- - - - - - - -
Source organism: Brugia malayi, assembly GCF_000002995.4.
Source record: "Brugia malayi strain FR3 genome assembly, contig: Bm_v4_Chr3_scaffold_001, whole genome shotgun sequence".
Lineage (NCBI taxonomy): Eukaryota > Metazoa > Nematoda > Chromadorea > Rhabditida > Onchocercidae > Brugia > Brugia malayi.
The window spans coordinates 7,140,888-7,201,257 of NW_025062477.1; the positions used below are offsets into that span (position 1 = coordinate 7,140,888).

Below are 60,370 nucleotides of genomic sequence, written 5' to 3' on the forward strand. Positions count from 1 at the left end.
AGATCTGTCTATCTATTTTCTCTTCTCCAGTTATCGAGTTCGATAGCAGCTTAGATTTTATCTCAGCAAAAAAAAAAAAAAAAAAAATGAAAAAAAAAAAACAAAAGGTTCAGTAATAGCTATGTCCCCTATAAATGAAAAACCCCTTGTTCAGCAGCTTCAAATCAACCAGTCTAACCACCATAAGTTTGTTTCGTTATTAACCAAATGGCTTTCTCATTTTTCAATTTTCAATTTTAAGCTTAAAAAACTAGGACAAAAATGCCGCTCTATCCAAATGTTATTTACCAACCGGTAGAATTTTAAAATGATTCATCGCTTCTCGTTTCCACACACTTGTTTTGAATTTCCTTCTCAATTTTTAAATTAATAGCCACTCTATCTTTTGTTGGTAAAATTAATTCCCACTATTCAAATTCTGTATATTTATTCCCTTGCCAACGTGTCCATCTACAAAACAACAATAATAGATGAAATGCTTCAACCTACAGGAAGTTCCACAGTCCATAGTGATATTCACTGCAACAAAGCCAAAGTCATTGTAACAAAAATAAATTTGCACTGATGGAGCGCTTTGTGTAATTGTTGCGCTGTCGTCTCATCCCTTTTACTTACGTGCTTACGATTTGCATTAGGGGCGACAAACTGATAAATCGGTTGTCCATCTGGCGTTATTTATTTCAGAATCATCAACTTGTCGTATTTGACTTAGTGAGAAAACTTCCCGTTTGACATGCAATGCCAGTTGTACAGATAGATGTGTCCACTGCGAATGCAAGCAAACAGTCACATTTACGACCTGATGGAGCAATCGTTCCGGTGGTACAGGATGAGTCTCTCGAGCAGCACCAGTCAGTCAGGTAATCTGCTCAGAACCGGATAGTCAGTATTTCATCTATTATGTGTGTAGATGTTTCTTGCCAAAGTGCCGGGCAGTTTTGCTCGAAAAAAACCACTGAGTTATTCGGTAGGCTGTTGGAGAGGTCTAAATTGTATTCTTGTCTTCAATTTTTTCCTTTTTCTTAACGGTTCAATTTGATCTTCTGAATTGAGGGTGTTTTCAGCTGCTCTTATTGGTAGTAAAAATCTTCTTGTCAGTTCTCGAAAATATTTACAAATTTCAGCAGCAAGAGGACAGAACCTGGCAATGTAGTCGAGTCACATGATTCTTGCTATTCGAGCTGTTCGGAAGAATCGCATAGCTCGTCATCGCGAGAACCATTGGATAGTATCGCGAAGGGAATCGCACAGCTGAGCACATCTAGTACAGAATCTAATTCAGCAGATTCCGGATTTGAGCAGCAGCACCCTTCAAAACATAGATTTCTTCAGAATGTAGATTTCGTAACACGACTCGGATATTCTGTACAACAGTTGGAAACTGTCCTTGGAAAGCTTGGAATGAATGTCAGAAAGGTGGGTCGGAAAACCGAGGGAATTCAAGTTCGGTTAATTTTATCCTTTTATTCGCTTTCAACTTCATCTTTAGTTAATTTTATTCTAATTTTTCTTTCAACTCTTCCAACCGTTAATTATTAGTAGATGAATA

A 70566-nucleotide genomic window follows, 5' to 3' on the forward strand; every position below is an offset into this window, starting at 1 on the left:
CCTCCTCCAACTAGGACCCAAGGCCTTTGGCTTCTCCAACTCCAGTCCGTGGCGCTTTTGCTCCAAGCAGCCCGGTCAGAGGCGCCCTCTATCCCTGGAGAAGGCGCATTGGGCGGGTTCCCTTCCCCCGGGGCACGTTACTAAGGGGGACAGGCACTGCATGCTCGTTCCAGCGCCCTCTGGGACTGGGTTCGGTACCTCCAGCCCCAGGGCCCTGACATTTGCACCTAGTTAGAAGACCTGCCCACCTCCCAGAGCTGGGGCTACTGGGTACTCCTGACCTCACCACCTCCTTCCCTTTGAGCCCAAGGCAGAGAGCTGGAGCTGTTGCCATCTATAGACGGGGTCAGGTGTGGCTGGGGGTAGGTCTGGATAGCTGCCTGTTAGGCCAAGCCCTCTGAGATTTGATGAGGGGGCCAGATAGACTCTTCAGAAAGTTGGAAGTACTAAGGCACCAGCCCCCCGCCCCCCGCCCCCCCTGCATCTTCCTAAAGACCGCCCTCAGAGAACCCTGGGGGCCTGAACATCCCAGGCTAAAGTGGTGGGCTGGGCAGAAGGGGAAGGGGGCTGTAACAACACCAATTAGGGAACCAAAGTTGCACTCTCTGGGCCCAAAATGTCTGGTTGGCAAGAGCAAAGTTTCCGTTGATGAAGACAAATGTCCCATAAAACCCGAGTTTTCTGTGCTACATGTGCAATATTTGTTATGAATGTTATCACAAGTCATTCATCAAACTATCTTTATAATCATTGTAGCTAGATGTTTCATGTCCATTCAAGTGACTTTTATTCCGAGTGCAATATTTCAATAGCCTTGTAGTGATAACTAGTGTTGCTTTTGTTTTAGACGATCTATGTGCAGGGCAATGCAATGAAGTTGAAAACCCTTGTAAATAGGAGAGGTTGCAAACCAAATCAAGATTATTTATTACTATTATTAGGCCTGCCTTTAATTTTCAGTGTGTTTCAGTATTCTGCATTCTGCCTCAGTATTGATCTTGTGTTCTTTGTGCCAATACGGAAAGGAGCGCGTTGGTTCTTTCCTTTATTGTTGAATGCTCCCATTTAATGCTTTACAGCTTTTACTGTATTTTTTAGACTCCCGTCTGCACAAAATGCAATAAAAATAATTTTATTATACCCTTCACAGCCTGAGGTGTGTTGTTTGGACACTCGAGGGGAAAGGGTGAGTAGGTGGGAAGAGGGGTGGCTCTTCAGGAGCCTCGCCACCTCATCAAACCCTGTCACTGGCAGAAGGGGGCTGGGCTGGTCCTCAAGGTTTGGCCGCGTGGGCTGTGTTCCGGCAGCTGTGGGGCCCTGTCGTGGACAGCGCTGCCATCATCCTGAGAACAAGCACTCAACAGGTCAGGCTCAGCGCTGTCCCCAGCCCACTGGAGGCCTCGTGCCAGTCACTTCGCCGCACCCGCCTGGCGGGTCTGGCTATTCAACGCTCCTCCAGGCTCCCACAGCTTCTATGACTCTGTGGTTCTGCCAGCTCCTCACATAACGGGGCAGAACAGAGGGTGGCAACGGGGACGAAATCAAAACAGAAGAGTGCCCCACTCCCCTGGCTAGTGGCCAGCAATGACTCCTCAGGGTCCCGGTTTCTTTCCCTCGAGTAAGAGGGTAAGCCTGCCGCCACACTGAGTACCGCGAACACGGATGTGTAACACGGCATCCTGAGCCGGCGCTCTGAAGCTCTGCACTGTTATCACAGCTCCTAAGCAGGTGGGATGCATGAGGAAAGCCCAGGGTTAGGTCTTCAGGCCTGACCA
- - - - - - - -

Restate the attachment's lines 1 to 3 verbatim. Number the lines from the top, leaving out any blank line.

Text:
Source organism: Brugia malayi, assembly GCF_000002995.4.
Source record: "Brugia malayi strain FR3 genome assembly, contig: Bm_v4_Chr3_scaffold_001, whole genome shotgun sequence".
Lineage (NCBI taxonomy): Eukaryota > Metazoa > Nematoda > Chromadorea > Rhabditida > Onchocercidae > Brugia > Brugia malayi.